At Dior, the first look featured a t-shirt with feminist overtures, an accessory that is becoming her trademark (two accessories, really: the feminist politicking and the message t-shirt). This time, it was the title of Linda Nochlin's 1971 essay, "Why Have There Been No Great Women Artists?" printed on a striped Breton t-shirt. The essay was given to guests, and Nochlin apparently approved of this idea in advance of the show. The shirt was shown with a pair of blue jeans, as though to suggest taking the pants with you to your studio, where you, free from the bourgeois conventions of a patriarchal art scene, will finally become that great woman artist.

At Chanel, the denim was bleached until it was brighter than air and fresher than water: "Did you feel it?" Karl Lagerfeld asked Sarah Mower after the show, referring, ostensibly, to the waterfalls approximating the landscape of the South of France that were the background of his Spring/Summer 2018 show. "The molecules from the water, when you breathe them in, its very healthy for you! It's why you feel good in places like this." One look had iridescent purple fringe radiating out of the sleeves, while another was a full denim suit—jacket and skirt, with the skirt pointedly given an asymmetrical hem, as if to concede that this skirt might be worn by someone less inclined to the rigid rightness of a classic Chanel suit. Denim at a Chanel show, while still potent, is always a guest—it's Chanel's show, and Chanel gets the last word. Denim will work for Chanel's agenda and not the other way around. In Robin Givhan's review of the show for the Washington Post, she compared Chanel's diehard fans to Deadheads, following the brand from season to season: "It doesn't matter if the style doesn't really change from one season to the next, or if a season isn't particularly inspired. It's the back catalogue and the conviviality that they love and desire." In this way, Lagerfeld's denim holds the promise of an America full of material comforts, where freedom and relaxation is available for those who can afford it.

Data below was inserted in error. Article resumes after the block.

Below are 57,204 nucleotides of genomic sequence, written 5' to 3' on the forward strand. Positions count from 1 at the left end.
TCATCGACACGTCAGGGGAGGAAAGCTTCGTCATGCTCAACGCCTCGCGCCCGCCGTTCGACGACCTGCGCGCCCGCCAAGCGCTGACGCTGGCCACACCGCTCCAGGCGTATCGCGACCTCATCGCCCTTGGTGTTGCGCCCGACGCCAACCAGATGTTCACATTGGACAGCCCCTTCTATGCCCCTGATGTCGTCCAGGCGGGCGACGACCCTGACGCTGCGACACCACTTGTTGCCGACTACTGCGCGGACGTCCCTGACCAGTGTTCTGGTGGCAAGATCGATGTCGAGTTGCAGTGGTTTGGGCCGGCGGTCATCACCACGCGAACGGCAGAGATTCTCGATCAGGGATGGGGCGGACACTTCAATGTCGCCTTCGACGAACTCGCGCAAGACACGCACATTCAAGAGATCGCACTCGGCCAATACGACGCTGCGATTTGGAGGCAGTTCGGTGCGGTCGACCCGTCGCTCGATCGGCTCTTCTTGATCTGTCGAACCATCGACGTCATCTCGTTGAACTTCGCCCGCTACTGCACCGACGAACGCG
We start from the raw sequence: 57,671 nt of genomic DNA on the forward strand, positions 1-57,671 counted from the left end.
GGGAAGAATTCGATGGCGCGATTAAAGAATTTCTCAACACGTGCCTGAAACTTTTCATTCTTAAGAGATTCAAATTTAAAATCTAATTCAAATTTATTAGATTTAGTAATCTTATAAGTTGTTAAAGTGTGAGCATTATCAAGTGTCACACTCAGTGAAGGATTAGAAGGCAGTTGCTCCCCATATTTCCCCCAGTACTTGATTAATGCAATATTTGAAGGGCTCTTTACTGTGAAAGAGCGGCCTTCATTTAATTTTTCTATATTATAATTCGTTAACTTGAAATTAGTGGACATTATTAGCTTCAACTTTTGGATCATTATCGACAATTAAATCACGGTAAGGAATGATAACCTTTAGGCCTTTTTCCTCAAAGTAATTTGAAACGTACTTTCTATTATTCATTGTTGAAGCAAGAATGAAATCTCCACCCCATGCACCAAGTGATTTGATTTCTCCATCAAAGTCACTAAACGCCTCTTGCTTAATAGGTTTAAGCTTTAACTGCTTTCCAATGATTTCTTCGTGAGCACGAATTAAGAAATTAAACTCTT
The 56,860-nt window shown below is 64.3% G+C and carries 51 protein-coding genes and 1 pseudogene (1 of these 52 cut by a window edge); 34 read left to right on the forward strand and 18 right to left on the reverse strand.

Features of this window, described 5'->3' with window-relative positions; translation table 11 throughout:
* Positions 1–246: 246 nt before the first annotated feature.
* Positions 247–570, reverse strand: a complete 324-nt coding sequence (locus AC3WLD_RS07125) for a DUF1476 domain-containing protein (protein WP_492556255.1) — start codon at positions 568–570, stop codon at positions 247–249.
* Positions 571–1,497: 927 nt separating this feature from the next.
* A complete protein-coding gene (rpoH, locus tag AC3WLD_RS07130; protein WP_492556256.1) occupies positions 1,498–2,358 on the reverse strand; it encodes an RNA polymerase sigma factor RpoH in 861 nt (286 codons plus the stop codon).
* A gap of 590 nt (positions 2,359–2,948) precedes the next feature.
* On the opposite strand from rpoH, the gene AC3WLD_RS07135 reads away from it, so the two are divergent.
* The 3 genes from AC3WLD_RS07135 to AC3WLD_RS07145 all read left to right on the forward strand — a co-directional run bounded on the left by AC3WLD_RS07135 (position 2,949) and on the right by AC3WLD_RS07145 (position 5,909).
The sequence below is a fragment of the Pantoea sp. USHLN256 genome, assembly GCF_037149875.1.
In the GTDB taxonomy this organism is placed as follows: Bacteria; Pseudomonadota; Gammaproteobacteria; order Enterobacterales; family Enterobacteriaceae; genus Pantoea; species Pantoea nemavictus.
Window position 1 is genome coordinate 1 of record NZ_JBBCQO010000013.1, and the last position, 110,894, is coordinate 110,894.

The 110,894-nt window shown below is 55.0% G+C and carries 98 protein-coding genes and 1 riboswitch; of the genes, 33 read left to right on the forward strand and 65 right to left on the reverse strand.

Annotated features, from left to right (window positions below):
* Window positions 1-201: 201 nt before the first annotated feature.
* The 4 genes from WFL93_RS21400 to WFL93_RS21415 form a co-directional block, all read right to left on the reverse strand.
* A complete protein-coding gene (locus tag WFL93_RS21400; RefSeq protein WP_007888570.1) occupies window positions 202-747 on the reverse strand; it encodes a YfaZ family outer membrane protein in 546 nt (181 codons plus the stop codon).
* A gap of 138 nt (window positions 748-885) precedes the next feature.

Back in New York, denim was mostly traditional, in the spirit of weekend wear best for a feeling of adolescent brattiness. The jeans at Public School were appropriately and classically collegiate—the kind of ripped knees parents can't believe you paid full price for. A denim jacket had rips up and down the sleeves that mimicked the effect of repeated wear, although improbably so. What kind of flexed bicep would cause a diagonal slash on the upper arm—but who cares, what am I, your mom?

At Faustine Steinmetz, in London, the denim was torn to shreds. Her denim did not look like it was "cropped" or "unfinished" so much as it looked like it had been clawed in half by a denim-hating beast. There were some parallels to precedents set by the Parisian designers: her denim jacket only barely covered the model's rib cage, much like a denim jacket in miniature shown by Galliano at Dior in 2000; one denim suit had tassels hanging at odd intervals (the breast, thigh, and knee) made of pale tinsel-floss, like Lagerfeld's at Chanel. Her interpretation was magical, with one patchwork pair of jeans working like a dream: patches that seemed to be floating on top of legs were held together by a sheer panel. Once there's a unified theory of what denim means, it becomes easier to try on new definitions; secure that since everyone already knows what denim means, they'll understand, too, what it means when those expectations are upended. We expect denim to be sturdy; seeing them made to look practically see-through is a thrill. It's just a fabric, after all.

Yves Saint Laurent once said he wished he had been the one to invent blue jeans: "the most spectacular, the most practical, the most relaxed and nonchalant. They have expression, modesty, sex appeal, simplicity—all I hope for in my clothes." That's a lot of meaning to assign to a pair of cotton pants, and yet it still doesn't even begin to describe how much more meaning they can hold. What would people would do for the blue jeans they believe in; what have they done already? Mostly, I think it's telling that he wishes he had invented them himself. What's more American than trying to claim something beloved by all as your very own?